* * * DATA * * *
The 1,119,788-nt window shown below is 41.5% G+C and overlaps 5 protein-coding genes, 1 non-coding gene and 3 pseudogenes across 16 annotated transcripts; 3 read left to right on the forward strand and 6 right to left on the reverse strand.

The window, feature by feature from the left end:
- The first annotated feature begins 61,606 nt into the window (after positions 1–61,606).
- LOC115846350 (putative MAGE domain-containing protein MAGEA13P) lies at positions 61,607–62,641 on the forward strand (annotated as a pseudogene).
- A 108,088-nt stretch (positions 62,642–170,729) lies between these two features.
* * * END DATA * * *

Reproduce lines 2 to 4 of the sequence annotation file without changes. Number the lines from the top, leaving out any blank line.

The window, feature by feature from the left end:
- The first annotated feature begins 61,606 nt into the window (after positions 1–61,606).
- LOC115846350 (putative MAGE domain-containing protein MAGEA13P) lies at positions 61,607–62,641 on the forward strand (annotated as a pseudogene).